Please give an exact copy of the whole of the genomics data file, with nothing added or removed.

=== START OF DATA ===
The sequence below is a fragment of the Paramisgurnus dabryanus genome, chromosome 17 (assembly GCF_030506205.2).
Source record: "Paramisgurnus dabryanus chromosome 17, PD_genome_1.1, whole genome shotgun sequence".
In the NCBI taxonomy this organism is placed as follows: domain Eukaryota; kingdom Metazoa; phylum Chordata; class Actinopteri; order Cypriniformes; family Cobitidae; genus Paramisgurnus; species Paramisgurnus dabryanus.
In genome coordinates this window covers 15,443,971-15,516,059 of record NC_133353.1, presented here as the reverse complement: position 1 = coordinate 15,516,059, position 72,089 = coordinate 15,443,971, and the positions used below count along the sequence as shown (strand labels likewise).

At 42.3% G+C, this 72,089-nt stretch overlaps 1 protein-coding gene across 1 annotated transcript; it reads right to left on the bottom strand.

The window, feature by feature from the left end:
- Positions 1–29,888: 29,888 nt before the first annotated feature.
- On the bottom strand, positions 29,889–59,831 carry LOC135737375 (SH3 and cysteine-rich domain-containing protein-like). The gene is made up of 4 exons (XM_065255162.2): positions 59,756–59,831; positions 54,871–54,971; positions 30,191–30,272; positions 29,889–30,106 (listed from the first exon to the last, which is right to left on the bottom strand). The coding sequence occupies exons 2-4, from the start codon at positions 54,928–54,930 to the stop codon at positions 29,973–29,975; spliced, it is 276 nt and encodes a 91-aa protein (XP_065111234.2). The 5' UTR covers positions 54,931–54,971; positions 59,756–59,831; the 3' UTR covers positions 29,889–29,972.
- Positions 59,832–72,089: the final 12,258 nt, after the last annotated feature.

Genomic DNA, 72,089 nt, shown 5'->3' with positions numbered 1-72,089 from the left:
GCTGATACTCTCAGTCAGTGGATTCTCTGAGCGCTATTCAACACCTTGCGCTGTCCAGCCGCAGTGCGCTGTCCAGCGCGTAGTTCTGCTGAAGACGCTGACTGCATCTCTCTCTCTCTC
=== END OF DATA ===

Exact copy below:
The sequence below is a fragment of the Paramisgurnus dabryanus genome, chromosome 17 (assembly GCF_030506205.2).
Source record: "Paramisgurnus dabryanus chromosome 17, PD_genome_1.1, whole genome shotgun sequence".
In the NCBI taxonomy this organism is placed as follows: domain Eukaryota; kingdom Metazoa; phylum Chordata; class Actinopteri; order Cypriniformes; family Cobitidae; genus Paramisgurnus; species Paramisgurnus dabryanus.
In genome coordinates this window covers 15,443,971-15,516,059 of record NC_133353.1, presented here as the reverse complement: position 1 = coordinate 15,516,059, position 72,089 = coordinate 15,443,971, and the positions used below count along the sequence as shown (strand labels likewise).

At 42.3% G+C, this 72,089-nt stretch overlaps 1 protein-coding gene across 1 annotated transcript; it reads right to left on the bottom strand.

The window, feature by feature from the left end:
- Positions 1–29,888: 29,888 nt before the first annotated feature.
- On the bottom strand, positions 29,889–59,831 carry LOC135737375 (SH3 and cysteine-rich domain-containing protein-like). The gene is made up of 4 exons (XM_065255162.2): positions 59,756–59,831; positions 54,871–54,971; positions 30,191–30,272; positions 29,889–30,106 (listed from the first exon to the last, which is right to left on the bottom strand). The coding sequence occupies exons 2-4, from the start codon at positions 54,928–54,930 to the stop codon at positions 29,973–29,975; spliced, it is 276 nt and encodes a 91-aa protein (XP_065111234.2). The 5' UTR covers positions 54,931–54,971; positions 59,756–59,831; the 3' UTR covers positions 29,889–29,972.
- Positions 59,832–72,089: the final 12,258 nt, after the last annotated feature.

Genomic DNA, 72,089 nt, shown 5'->3' with positions numbered 1-72,089 from the left:
GCTGATACTCTCAGTCAGTGGATTCTCTGAGCGCTATTCAACACCTTGCGCTGTCCAGCCGCAGTGCGCTGTCCAGCGCGTAGTTCTGCTGAAGACGCTGACTGCATCTCTCTCTCTCTC